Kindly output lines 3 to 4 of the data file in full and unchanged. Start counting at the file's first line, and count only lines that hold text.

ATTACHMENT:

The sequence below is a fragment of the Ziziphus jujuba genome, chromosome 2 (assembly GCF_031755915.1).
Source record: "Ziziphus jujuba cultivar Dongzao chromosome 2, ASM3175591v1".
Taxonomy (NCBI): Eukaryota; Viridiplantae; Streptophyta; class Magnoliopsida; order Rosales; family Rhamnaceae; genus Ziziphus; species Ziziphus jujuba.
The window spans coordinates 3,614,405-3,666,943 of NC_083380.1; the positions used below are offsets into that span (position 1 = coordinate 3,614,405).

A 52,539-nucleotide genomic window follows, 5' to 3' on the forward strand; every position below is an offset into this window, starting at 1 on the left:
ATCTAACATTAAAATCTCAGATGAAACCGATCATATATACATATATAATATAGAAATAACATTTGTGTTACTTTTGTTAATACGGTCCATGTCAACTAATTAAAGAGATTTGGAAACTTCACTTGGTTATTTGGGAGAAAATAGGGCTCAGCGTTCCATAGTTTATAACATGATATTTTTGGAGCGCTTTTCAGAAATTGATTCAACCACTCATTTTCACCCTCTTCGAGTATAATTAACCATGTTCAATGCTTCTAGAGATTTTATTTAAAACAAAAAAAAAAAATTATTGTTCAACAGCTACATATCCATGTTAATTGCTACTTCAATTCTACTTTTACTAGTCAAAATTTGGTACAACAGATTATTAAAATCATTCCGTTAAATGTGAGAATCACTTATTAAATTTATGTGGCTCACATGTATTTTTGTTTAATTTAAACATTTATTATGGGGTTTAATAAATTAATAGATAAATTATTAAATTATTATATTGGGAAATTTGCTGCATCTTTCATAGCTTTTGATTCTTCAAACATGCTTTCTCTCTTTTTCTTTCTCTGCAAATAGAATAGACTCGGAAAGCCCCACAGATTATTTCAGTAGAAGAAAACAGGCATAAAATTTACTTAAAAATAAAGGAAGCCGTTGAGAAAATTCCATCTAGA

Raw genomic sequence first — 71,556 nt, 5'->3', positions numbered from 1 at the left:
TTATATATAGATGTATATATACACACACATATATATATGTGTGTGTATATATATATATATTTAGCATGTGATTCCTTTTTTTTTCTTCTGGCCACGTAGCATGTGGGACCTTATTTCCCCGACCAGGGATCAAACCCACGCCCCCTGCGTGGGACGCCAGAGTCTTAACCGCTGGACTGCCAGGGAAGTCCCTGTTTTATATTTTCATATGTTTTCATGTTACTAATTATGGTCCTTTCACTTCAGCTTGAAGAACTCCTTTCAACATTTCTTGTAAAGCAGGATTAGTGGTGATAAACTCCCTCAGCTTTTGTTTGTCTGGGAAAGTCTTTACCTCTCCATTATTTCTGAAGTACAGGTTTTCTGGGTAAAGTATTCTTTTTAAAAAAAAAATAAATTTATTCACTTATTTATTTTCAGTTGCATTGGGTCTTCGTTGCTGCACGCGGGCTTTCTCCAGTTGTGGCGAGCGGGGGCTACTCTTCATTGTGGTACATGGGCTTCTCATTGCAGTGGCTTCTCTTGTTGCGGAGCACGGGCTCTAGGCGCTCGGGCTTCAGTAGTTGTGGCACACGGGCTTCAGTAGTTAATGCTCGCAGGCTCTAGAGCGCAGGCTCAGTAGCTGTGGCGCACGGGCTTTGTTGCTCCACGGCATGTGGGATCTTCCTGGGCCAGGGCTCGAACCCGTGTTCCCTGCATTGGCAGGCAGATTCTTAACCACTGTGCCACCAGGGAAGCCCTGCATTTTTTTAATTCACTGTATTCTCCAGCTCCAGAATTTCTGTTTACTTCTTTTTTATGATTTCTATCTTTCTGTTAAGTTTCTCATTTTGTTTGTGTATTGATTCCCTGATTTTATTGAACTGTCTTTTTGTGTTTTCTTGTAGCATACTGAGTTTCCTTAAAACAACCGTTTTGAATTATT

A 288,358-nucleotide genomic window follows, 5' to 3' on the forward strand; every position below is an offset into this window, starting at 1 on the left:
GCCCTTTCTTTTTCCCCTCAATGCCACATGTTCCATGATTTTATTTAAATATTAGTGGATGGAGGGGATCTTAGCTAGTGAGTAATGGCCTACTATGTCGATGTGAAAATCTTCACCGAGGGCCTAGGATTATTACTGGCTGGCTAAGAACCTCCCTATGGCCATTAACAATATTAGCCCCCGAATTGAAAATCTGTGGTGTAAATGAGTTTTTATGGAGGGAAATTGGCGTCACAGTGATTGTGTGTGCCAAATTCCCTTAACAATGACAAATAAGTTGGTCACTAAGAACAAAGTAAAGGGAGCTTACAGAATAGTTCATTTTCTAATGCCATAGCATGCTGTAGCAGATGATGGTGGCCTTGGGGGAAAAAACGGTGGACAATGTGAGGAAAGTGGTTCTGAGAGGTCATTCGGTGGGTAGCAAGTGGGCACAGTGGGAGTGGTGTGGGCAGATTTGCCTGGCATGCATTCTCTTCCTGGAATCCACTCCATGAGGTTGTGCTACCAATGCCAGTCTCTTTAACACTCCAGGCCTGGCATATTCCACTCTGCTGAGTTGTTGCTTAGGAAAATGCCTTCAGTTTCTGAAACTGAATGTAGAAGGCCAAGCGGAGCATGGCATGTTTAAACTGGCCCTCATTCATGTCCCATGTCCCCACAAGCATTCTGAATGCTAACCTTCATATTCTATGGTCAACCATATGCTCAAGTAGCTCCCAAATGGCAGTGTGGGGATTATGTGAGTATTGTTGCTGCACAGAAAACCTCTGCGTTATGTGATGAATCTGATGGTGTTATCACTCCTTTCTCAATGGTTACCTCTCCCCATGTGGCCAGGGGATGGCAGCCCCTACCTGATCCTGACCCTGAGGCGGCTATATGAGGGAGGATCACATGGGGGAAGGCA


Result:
Taxonomy (NCBI): Eukaryota; Viridiplantae; Streptophyta; class Magnoliopsida; order Rosales; family Rhamnaceae; genus Ziziphus; species Ziziphus jujuba.
The window spans coordinates 3,614,405-3,666,943 of NC_083380.1; the positions used below are offsets into that span (position 1 = coordinate 3,614,405).